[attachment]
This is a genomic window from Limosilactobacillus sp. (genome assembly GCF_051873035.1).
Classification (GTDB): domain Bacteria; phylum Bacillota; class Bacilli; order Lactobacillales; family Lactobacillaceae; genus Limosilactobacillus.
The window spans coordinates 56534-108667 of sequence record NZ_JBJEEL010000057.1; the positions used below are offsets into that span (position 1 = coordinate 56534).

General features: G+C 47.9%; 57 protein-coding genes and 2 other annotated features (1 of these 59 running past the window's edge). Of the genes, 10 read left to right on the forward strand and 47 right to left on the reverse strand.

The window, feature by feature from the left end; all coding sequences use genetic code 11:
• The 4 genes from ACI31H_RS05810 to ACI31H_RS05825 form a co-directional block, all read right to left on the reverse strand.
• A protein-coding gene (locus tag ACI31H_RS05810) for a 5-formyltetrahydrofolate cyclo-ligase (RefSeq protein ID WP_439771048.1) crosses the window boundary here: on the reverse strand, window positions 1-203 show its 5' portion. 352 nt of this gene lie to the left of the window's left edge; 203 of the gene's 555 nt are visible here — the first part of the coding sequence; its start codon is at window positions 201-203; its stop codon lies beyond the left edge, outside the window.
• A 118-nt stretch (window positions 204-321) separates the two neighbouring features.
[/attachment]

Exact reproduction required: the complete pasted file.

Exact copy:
This is a genomic window from Limosilactobacillus sp. (genome assembly GCF_051873035.1).
Classification (GTDB): domain Bacteria; phylum Bacillota; class Bacilli; order Lactobacillales; family Lactobacillaceae; genus Limosilactobacillus.
The window spans coordinates 56534-108667 of sequence record NZ_JBJEEL010000057.1; the positions used below are offsets into that span (position 1 = coordinate 56534).

General features: G+C 47.9%; 57 protein-coding genes and 2 other annotated features (1 of these 59 running past the window's edge). Of the genes, 10 read left to right on the forward strand and 47 right to left on the reverse strand.

The window, feature by feature from the left end; all coding sequences use genetic code 11:
• The 4 genes from ACI31H_RS05810 to ACI31H_RS05825 form a co-directional block, all read right to left on the reverse strand.
• A protein-coding gene (locus tag ACI31H_RS05810) for a 5-formyltetrahydrofolate cyclo-ligase (RefSeq protein ID WP_439771048.1) crosses the window boundary here: on the reverse strand, window positions 1-203 show its 5' portion. 352 nt of this gene lie to the left of the window's left edge; 203 of the gene's 555 nt are visible here — the first part of the coding sequence; its start codon is at window positions 201-203; its stop codon lies beyond the left edge, outside the window.
• A 118-nt stretch (window positions 204-321) separates the two neighbouring features.